If you followed the sell suggestion in my tweet on December 29th, you should be completely out of LITE now. (BTW, because it’s more timely than a post, I’m planning to publish my sell suggestions solely on Twitter going forward, so be sure to follow me @marketchameleon.)
Although, the weekly chart still looks good, we trade using the daily time frame where the trade went against us. The last thing we want to do is get stubborn and start rationalizing a reason to hold. That said, you may want to keep an eye on it to see if it flashes a compelling 821x buy signal in the future.
In the meantime, enjoy the festivities tonight and see you next year. Happy New Year!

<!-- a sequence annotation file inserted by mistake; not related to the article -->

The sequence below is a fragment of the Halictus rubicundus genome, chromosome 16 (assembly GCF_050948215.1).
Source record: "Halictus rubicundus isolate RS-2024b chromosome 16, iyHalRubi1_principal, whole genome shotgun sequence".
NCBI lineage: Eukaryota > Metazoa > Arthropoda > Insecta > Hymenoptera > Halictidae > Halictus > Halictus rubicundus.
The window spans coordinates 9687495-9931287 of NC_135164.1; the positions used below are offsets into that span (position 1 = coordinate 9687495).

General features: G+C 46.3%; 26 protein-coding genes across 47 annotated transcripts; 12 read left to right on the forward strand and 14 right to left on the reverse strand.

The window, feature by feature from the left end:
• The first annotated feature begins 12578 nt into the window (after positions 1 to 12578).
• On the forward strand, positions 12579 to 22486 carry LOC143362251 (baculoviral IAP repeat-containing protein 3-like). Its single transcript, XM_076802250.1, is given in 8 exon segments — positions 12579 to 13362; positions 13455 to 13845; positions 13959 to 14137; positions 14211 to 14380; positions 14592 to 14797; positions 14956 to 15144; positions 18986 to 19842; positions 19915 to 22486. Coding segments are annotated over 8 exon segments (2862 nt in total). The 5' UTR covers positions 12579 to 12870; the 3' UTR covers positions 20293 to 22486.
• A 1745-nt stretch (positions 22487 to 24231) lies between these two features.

Ideally, we would all have $100k+ in our trading account. That way we could allocate at least $10k into 10 different positions as I suggest in my eBook. Commissions would be a rounding error on trades of that size. Obviously though, that’s not realistic for everyone. We all have to start somewhere and scraping together even $10,000 to invest is no small feat and an accomplishment one should be proud of.
Unfortunately though, it’s very difficult to grow an account of that size. With 10 positions of $1,000 a piece, commissions become much more of an issue. For example, taking into account a single entry and exit at $9.99 a trade at TD Ameritrade, you would start out each trade 2% in the hole! If you stagger your entry or exit, a strategy I sometimes advocate, you will have to make even MORE, just to break even!
All that said, here are my recommendations for those trying to grow a small account:
Passive Investment via VTI